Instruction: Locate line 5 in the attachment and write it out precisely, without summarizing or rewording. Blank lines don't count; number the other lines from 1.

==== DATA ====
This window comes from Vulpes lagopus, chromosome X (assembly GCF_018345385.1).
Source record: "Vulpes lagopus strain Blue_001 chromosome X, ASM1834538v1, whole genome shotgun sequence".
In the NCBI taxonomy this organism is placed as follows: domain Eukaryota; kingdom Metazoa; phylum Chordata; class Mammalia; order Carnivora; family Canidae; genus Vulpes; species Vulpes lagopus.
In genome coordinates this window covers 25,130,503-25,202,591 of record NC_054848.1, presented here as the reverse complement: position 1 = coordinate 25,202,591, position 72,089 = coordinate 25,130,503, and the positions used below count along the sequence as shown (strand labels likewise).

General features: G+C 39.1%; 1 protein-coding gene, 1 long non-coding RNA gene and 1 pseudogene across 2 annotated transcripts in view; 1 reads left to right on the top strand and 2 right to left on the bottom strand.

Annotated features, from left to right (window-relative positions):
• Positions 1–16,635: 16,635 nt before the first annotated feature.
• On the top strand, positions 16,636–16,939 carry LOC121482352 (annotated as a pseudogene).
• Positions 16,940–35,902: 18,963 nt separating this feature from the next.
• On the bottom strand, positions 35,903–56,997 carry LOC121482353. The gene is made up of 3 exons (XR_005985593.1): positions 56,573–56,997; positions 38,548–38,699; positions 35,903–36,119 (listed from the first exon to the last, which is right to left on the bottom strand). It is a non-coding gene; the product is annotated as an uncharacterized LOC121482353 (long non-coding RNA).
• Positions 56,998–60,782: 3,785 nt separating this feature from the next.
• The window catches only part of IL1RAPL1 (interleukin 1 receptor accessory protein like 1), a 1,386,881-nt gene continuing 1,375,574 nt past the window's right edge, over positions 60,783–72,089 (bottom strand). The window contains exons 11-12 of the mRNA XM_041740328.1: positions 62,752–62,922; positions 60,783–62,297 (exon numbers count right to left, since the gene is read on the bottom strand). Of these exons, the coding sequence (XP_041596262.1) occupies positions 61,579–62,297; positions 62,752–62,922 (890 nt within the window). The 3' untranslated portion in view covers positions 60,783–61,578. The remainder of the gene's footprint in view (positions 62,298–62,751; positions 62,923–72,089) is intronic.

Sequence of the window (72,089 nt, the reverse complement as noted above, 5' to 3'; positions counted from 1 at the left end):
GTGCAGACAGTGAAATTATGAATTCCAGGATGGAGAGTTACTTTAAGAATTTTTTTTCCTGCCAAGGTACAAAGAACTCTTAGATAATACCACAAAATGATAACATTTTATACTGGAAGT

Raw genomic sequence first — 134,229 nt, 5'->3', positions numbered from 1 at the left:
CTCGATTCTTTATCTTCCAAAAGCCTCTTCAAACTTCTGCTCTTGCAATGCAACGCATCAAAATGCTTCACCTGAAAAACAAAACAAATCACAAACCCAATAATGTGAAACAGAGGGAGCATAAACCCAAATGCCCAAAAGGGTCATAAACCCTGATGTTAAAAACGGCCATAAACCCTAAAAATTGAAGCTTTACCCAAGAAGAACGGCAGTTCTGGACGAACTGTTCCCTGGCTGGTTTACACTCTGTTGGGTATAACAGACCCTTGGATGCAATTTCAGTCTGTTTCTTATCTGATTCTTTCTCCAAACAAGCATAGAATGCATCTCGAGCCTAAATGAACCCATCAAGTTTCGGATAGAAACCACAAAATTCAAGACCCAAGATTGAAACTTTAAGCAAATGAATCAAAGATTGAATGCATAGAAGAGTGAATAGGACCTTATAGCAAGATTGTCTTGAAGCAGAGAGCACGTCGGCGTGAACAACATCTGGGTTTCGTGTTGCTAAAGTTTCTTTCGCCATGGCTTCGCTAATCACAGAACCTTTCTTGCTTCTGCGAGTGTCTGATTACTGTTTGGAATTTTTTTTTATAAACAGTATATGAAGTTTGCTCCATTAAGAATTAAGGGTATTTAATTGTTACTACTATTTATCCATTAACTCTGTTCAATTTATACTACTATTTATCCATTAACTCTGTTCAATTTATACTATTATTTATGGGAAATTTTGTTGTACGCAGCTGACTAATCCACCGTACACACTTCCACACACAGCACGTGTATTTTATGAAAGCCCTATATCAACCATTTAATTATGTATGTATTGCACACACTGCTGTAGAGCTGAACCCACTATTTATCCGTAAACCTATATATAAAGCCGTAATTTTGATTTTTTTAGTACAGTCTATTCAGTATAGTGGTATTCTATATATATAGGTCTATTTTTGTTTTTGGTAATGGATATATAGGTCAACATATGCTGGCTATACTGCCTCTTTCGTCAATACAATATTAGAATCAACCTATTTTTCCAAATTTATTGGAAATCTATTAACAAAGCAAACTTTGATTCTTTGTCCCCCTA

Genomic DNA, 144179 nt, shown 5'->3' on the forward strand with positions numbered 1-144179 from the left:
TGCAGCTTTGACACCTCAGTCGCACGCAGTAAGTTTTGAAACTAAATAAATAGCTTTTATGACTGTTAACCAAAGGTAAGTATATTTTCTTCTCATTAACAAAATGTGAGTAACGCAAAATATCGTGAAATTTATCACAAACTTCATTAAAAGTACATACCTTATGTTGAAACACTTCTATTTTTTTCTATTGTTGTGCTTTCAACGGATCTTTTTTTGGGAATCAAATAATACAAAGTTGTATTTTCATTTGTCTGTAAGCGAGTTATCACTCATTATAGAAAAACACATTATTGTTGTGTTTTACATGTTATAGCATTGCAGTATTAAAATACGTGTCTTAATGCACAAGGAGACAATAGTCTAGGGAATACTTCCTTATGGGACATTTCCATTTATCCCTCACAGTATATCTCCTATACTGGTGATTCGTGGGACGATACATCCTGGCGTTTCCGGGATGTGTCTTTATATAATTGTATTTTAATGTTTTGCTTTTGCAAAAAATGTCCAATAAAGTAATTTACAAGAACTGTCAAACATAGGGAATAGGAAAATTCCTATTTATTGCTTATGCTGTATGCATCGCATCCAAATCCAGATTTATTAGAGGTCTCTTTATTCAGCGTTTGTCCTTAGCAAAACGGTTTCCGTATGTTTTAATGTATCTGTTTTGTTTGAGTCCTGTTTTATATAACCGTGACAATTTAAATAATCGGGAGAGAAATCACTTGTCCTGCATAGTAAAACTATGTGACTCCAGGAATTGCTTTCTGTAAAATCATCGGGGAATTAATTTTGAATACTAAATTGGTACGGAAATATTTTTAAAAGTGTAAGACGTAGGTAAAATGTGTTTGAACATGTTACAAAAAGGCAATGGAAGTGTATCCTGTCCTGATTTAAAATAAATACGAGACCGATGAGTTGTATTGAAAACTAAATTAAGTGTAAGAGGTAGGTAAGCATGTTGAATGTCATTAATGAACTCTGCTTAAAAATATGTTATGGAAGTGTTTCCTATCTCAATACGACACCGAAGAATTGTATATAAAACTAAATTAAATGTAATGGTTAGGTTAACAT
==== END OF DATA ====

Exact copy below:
General features: G+C 39.1%; 1 protein-coding gene, 1 long non-coding RNA gene and 1 pseudogene across 2 annotated transcripts in view; 1 reads left to right on the top strand and 2 right to left on the bottom strand.